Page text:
Monday, November 28, 2011

This year, Homeless Persons' Memorial Day affects more of us than ever

'Tis the season when the MSM begins paying attention to "the homeless issue." It has something to do with the holidays, a time when all of us are supposed to be at our warm hearths breaking bread with family and friends. Millions of Americans no longer have warm hearths, no hearths of any kind. Meanwhile, a small percentage (shall we say the 1%) have huge hearths courtesy of taxpayer-funded bailouts and secret loans (see breaking news from Bloomberg News). While the big-hearth boys have the law of their sides, the same cannot be said for the no-hearth folks. French writer Anatole France once made this comment about the law and the homeless:
"The law, in its majestic equality, forbids the rich and the poor alike to sleep under bridges, to beg in the streets, and to steal bread" (from Le Lys Rouge).
Alas, the homeless have always (and will always) be with us.

Last night's CBS “60 Minutes” had a story on Central Florida families living in their vehicles. On most Orlando nights, you can get away with sleeping in your car and not having to use all of your gas on powering the heater. That’s not true in Wyoming.

Most homeless don’t have the benefit of a car. They sleep under bridges and in parks. Sunday's Denver Post had an article about an increasing number of people sleeping out each night on the downtown 16th Street Mall. They bed down under the metal bison sculptures or stretch out under benches. Outreach workers last summer regularly counted more than 100 people per night bunking down at the mall. While a city effort to end homelessness in Denver called Operation Road Home has had some success, the problem continues to grow while federal and state funding continues to shrink.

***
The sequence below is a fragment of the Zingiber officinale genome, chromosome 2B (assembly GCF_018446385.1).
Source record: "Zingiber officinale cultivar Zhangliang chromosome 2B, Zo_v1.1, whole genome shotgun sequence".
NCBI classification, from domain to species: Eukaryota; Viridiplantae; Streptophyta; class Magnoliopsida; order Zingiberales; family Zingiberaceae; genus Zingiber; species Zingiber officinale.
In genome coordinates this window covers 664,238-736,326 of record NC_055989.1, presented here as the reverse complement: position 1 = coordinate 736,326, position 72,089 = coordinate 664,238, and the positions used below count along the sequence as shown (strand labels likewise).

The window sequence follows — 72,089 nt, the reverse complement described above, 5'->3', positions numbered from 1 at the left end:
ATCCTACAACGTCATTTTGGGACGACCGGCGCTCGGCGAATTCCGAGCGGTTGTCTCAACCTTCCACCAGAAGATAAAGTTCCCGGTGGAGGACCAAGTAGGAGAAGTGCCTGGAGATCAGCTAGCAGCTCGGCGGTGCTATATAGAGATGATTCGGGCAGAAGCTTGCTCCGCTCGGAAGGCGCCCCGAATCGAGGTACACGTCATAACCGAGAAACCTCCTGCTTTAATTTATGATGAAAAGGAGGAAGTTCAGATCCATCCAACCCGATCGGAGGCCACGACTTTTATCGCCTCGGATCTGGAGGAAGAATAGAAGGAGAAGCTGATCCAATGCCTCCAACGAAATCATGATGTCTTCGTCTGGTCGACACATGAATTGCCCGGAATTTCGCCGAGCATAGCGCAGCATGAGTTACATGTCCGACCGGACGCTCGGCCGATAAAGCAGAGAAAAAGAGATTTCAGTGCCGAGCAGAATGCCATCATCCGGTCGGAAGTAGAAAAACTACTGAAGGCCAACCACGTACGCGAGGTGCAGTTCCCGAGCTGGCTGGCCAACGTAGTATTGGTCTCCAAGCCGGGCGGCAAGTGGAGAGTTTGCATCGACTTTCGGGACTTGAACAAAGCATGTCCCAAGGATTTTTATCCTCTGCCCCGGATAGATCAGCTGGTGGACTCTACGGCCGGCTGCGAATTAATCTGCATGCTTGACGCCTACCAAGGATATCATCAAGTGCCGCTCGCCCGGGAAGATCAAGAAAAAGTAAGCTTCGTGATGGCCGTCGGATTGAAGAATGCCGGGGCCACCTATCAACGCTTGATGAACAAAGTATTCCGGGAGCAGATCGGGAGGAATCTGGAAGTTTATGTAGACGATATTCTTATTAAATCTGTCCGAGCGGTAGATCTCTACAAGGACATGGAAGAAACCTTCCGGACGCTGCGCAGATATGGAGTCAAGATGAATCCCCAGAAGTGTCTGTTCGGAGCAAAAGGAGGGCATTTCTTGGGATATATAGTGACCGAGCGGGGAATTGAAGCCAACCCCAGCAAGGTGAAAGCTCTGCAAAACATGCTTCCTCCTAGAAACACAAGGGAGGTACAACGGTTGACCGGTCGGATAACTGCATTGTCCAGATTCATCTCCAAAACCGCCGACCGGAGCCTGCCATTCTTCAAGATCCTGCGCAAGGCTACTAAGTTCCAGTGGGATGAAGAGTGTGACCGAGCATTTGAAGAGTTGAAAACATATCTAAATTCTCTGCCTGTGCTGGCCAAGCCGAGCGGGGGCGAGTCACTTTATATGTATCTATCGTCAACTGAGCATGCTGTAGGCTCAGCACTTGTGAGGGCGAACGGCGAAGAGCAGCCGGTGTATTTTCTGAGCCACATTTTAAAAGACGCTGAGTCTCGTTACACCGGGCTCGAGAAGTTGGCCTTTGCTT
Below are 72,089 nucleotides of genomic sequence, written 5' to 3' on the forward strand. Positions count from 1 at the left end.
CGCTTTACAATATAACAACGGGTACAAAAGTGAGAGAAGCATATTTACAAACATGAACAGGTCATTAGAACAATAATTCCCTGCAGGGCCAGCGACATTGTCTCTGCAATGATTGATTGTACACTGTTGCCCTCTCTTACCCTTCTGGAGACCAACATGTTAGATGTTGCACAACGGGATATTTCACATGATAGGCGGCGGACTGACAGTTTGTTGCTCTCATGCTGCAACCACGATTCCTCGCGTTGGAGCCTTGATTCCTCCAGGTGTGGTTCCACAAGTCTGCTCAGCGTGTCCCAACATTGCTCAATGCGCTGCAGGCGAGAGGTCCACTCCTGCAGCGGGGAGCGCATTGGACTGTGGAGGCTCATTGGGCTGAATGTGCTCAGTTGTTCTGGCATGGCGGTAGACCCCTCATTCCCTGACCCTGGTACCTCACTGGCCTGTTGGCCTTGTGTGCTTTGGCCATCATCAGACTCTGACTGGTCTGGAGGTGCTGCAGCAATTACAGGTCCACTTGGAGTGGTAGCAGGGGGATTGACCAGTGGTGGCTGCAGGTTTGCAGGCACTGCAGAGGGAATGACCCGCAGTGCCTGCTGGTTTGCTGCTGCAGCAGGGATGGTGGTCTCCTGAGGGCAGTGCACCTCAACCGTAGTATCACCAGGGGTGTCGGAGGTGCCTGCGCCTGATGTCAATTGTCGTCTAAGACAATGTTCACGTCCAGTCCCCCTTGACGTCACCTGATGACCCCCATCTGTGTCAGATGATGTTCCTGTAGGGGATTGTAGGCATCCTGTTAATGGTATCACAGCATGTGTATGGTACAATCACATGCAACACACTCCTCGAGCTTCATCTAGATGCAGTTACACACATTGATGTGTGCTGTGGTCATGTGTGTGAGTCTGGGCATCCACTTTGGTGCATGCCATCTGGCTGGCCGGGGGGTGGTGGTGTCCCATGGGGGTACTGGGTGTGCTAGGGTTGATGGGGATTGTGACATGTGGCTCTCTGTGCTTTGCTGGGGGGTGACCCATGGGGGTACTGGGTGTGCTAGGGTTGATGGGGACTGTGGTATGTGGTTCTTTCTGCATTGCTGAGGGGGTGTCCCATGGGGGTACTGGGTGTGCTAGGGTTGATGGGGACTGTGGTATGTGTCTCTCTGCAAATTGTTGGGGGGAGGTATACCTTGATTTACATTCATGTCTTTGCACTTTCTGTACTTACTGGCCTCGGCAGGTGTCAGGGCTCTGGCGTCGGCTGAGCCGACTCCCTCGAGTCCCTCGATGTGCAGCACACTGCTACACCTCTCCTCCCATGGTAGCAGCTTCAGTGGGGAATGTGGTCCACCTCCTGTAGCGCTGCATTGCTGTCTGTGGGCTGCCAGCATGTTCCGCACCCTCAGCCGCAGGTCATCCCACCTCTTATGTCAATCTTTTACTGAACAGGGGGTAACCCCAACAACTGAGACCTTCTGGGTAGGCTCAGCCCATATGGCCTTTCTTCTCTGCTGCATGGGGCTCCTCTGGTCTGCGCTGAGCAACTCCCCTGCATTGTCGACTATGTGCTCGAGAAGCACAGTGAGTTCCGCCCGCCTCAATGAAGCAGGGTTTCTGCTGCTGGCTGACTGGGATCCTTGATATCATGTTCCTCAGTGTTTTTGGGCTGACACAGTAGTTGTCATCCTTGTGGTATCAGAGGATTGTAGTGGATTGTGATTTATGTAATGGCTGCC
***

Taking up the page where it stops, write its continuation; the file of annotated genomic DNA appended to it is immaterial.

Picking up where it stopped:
Some cities accuse Occupy movements of being nothing but homeless encampments, and have used that as an excuse to evict occupiers (the law's "majestic equality" mentioned by France). The Nov. 1 New York Magazine talked about the uneasy alliance between Occupy protests and the homeless, some of whom are more interested in food and shelter than in political statements.

Foreclosures and evictions by big banks have forced thousands of people out of their homes. Drug addiction, alcoholism and mental illness also are a part in the problem. That said, there’s no excuse for people freezing to death out on our streets. Awareness is crucial. More needs to be done. To that end, the Wyoming Coalition for the Homeless sponsors Homeless Memorial Day every year. Here are the details:
Homeless Memorial Day will take place this year on December 21 at noon in front of the State Capitol Building. Recognition of those who died homeless on the streets of Cheyenne will take place with the tolling of a bell by Rev. Rick Veit, St. Marks Episcopal Church. Other speakers will include Virginia Sellner, Director, Wyoming Coalition for the Homeless, Richard McCullough, Crossroads Clinic/Community Action Homeless Outreach Program, Rabbi Harley Karz-Wagman, Mt. Sinai Synagogue. Music will include Christmas Carols and Hanukkah songs. The Wyoming Coalition for the Homeless has sponsored this event in Cheyenne since it beginning in 1990. This is the 22nd Homeless Memorial Day event for Cheyenne and the rest of the country. In the 1980s a small group of cities remembered those who died on the streets but the events were not organized. In 1990 the National Coalition for the Homeless and the National Healthcare for the Homeless Council organized the event and began holding memorials on December 21st each year -- the longest day of the year and frequently the coldest day of the year in many communities. A small number of cities participated in the 1990 event and it has grown each year since then. In 2010 there were 141 cities participating and approximately 1,900 homeless individuals remembered.

No comments: